ficers at large train stations and at Orly and Charles de Gaulle airports.
Security was also tightened at landmarks and museums in the French
capital. Police searched trains in Paris stations for suspicious packages
before passengers were allowed to board. Some luggage was also inspec-
A large contingent of police was also guarding the Sorbonne university,
where representatives of 64 nations, including 10 heads of state, were
holding a conference on acid rain and drought.
Prime Minister Laurent Fabius said police investigators believe Arab
terrorists may be behind three bomb explosions this week, as well as the
planting of a bomb on the Eiffel Tower that was safely defused.
Child gives AIDS to mother
ATLANTA - Federal health officials reported the first case of a child
giving AIDS to his mother yesterday but said the "unusual" incident does
not indicate routine contact can cause the disease.
The National Centers for Disease Control said the 2-year-old child con-
tracted Acquired Immunity Deficiency Syndrome through transfusion
and passed it on to the mother during nursing care that involved "exten-
sive unprotected exposure to the child's blood and body secretions and
"Transmission of the HTLV-III-Lav (AIDS) infection from child to.
parent has not been previously reported," the CDC said.
The CDC, which has emphasized many times there is no evidence to
show AIDS is spread by casual or household contact, said "the contact
between the reported mother and child is not typical of the usual contact
that could be expected in a family setting.
Neo-Nazis ordered to prison
SEATTLE- - Five members of the violent neo-Nazi group The Order
were sentenced yesterday to prison terms of up to 100 years for their roles
in a plot to overthrow the government and establish an Aryan homeland.
Bruce Carroll Pierce, Randolph Duey, Gary Yarbrough, Andrew Bar-
nhill, and Richard Kemp were sentenced by U.S. District Judge Walter
McGovern presided over a 3 -month trial that ended Dec. 30 with
racketeering convictions for 10 members of the Nazi-like group. The
remaining five are to be sentenced tomorrow.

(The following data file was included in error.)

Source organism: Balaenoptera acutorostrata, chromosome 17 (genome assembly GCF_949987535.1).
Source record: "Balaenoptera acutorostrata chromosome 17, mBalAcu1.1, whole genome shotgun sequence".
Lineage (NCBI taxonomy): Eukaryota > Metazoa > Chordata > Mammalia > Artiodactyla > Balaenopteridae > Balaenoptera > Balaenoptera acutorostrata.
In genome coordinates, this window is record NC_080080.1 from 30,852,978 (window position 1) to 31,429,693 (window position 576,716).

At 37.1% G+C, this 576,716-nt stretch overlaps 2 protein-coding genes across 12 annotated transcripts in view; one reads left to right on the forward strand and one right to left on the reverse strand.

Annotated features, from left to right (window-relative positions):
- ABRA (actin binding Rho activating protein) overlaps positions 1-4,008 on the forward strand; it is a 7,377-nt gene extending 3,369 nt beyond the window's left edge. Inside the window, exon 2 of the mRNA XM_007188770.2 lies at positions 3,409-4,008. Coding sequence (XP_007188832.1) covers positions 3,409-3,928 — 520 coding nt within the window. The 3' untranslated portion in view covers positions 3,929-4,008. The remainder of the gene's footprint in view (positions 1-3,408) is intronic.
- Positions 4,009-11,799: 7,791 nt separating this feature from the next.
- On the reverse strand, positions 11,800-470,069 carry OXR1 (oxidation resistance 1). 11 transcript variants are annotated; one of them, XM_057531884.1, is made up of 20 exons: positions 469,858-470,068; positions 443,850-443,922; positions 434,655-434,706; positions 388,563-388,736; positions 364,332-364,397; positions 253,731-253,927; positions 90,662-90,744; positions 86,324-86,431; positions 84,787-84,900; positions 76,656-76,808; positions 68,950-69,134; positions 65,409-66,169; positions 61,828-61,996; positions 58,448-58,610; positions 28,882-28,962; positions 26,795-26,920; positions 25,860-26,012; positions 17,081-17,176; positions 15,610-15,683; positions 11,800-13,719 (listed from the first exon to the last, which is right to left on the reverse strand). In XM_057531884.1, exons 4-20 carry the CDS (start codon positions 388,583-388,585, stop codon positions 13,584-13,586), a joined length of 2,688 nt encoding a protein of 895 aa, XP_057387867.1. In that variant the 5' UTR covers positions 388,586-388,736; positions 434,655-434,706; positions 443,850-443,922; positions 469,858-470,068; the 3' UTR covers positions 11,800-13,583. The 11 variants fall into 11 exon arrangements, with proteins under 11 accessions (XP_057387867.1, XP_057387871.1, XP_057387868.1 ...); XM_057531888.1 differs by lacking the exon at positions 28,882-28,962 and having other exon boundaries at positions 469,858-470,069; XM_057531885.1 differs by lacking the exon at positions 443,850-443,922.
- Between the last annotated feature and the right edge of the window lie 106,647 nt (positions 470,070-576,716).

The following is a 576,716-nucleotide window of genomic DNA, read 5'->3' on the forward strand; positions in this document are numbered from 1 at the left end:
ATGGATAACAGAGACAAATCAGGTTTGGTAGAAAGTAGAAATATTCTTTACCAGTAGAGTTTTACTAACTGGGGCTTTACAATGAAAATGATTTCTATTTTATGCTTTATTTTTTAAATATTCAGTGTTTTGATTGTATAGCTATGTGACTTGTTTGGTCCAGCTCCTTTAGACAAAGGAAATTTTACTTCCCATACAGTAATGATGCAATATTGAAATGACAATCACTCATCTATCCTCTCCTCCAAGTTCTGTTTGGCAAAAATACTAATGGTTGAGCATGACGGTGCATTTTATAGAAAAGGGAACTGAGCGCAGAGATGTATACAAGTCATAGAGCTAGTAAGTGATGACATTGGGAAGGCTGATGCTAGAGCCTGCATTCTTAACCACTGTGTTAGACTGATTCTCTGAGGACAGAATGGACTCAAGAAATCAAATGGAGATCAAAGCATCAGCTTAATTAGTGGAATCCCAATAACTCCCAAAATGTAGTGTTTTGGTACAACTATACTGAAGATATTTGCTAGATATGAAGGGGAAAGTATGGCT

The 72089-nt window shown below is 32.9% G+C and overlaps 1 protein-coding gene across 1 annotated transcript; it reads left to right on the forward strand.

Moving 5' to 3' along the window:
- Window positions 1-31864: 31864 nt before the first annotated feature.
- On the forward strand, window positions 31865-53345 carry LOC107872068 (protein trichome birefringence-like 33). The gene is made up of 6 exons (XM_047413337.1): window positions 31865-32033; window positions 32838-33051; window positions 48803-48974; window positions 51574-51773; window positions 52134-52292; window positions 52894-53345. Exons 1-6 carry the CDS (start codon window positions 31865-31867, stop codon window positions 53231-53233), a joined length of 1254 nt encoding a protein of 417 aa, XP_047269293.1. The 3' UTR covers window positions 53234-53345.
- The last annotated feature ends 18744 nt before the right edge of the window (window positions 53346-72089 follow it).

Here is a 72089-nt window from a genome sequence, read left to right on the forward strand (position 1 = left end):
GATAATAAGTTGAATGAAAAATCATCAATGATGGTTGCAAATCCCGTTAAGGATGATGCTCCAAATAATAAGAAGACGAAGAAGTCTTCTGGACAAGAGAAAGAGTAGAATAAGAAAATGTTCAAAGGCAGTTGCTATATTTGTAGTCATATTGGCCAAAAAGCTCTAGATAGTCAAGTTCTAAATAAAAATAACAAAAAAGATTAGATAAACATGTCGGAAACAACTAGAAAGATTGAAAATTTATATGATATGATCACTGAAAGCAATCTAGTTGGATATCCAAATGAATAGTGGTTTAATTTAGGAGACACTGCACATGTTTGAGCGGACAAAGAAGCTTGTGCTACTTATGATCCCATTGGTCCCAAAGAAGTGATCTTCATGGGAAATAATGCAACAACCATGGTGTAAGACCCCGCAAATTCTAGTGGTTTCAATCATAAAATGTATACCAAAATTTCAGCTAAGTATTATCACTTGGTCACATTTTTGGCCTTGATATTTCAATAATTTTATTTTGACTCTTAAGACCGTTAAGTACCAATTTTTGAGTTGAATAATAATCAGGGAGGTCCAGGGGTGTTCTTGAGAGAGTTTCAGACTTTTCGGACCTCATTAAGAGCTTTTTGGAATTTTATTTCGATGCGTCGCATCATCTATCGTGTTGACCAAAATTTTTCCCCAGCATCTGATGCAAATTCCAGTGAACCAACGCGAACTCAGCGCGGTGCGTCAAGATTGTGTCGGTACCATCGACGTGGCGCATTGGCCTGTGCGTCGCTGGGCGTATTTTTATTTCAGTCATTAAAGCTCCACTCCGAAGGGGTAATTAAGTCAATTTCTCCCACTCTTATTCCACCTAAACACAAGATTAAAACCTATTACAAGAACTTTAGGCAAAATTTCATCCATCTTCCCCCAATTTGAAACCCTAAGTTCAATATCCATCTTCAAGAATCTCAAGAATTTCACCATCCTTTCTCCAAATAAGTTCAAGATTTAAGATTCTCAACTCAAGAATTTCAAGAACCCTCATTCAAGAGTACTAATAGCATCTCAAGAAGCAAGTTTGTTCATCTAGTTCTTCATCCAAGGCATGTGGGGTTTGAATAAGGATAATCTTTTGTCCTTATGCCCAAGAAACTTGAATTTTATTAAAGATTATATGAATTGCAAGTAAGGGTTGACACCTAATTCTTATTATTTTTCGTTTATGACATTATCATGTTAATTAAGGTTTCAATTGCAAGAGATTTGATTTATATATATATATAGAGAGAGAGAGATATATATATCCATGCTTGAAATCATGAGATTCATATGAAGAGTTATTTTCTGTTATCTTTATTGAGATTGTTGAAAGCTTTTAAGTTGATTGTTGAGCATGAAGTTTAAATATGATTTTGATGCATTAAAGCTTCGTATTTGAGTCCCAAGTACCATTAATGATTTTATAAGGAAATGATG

McGovern yesterday gave the defendants maximum sentences.
Pierce and Duey each received consecutive 20-year sentences on five
separate counts for a total of 100 years. Duey also was sentenced to an
additional 55 years to be served concurrently.
Yarbrough was ordered to spend 60 years in prison, concurrent with a
20-year sentence he is serving for illegal weapons possession.
Barnhill was sentenced to two consecutive 20-year terms, plus an ad-
ditional 30 years to run concurrently, and Kemp was sentenced to three
consecutive 20-year terms.
S. African blacks forced to
leave homes, activists claim
JOHANNESBURG, South Africa - Civil rights activists charged that
police and soldiers forced blacks to move from their homes for the first
time in two years yesterday as a government minister predicted the
eventual election of a black president in South Africa.
Police and soldiers in armored trucks forced blacks to move from
Moutse, northeast of Johannesburg, to the remote northern Transvaal
province, said Ethel Walt, vice president of the Black Sash civil rights
"The government has once again engaged in an old-style forced
removal," she said. "In the presence of police, people are being loaded
into removal trucks and their houses are being demolished."
It was the first forced removal since blacks were marched at gunpoint
from their traditional home at Magopa two years ago. The removal was
designed to "consolidate" the community into a northern tribal
Vol XCVI - No. 91
The Michigan Daily (ISSN 0745-967 X) is published Monday through